Now we get to the slightly more technical side of things. Aside from social media analytics themselves, Google Analytics is a useful tool when it comes to high-level data collation. As an advanced tool, you can leverage its power to find out about leads generated, product sales, site visit durations, resource downloads, and more.
You can connect your social pages to gain insights that will help you figure out how much your social media-generated leads are adding to your revenue. And once you are armed with that data, you can act accordingly to boost your performance.
Adobe Analytics is also a useful tool for social media managers who want more in-depth reporting. It tracks many of the metrics that Google Analytics allows you to monitor, and so much more.
There are also some departures from the way Google Analytics tracks visitor behavior. For example, Google tracks sessions, while Adobe tracks visits. Instead of ranking the top 10 landing pages on your site, Adobe Analytics lists the top ten entry pages.
Adobe Analytics also counts conversions differently. Let’s say your conversion rate depends on whether a user or visitor plays a video on your site, and you have a single visitor who plays three videos in a single page visit. Google will count it as just one conversion, but Adobe Analytics will count it as three. For Adobe, what matters is not just the action, but the number of times the user performs an action on your page.
Is Adobe Analytics better than Google? It depends on how you define your metrics. But while the two analytics platforms are competitors, each platform brings their own unique set of useful insights to the table.
By this point, you should have an idea of how to collect the vital data from your numerous social media accounts and even check your competitors’ advertising strategy. Now we’re going to look at a big way to use that data: audience segmentation.
Linking closely to the aforementioned benefits of gathering social media data, the insights you gain by using this data will allow you to gain a better understanding of your audience’s demographics, interests, and identities. You can isolate information like gender, age, location, career, political affiliation, and socioeconomic status, and use these data points to craft content or ads tailored to each of these segments.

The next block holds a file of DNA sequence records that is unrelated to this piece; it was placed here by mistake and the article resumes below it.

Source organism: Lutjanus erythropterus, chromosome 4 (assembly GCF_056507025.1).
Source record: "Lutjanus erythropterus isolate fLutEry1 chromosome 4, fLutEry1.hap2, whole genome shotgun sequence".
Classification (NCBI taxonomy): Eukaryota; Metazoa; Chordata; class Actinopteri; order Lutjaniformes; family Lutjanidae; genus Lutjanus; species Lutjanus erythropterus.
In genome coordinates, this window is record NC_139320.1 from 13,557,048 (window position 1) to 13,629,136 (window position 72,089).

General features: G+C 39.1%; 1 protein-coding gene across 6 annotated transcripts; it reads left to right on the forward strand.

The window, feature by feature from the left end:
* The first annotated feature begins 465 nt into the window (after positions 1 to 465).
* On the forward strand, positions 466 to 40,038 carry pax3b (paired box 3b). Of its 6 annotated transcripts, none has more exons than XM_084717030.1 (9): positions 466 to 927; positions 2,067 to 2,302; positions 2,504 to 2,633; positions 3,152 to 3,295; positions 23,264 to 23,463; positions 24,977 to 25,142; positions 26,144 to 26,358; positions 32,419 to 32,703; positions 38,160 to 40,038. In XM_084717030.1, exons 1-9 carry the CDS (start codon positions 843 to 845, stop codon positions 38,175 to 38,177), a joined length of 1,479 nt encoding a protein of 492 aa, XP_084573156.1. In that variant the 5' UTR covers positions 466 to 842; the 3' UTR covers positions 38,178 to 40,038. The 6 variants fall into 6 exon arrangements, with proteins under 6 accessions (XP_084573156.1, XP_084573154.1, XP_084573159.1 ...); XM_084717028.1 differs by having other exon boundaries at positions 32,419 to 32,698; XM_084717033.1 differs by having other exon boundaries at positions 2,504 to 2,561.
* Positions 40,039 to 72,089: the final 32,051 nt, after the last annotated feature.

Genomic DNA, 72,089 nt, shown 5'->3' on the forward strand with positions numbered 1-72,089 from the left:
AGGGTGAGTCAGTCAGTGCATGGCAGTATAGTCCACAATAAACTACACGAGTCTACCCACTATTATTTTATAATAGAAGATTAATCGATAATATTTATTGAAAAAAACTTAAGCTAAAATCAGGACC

After segmenting your audience, you can take your marketing a step further. Using this audience data, you can collect valuable SEO data to inform things like content image selection, keyword research, and meta titles.
Audience analysis achieves what generic content marketing cannot; it enables you to zero in on exactly what appeals to each segment of your audience and create content that appeals directly to them.
The beauty of social media data is that it gives you valuable information on how your users behave. Do your female users like to comment on visual content like infographics or illustrations? Do younger people typically take the time to finish your branded videos? Are your captions driving engagement? These are some of the questions that are answered by data-derived behavioral insights.
Metrics like page visits, average video watch duration, impressions, organic likes, profile visits, and total reach are crucial to fine-tuning your content quality on a post-by-post basis. By understanding how users engage with your content, you can pinpoint any shortcomings for improvement.
If, for example, your Instagram image post with a lengthy, detailed caption saw lower engagement than one with a to-the-point caption, it might signal that your audience prefers short and snappy over long and detailed.
Further, you can also use these insights to guide your search engine optimization (SEO) content strategy. There are a plethora of online SEO tools with which you can source keywords that perfectly compliment the determined content preferences of your audience.
Social media is increasingly ubiquitous and that means you cannot afford to ignore it as a marketing medium and source of audience insights. It can revolutionize your business’s approach to content marketing, customer support, product branding, and other key business areas when used properly. Fortunately, there are an array of social media analytics data tools to help you.
By serving as something of an online referendum of your brand in the eyes of netizens, social media data can help show you the pitfalls in your marketing strategy, plug holes in your content and SEO strategies, and drive increased ROI.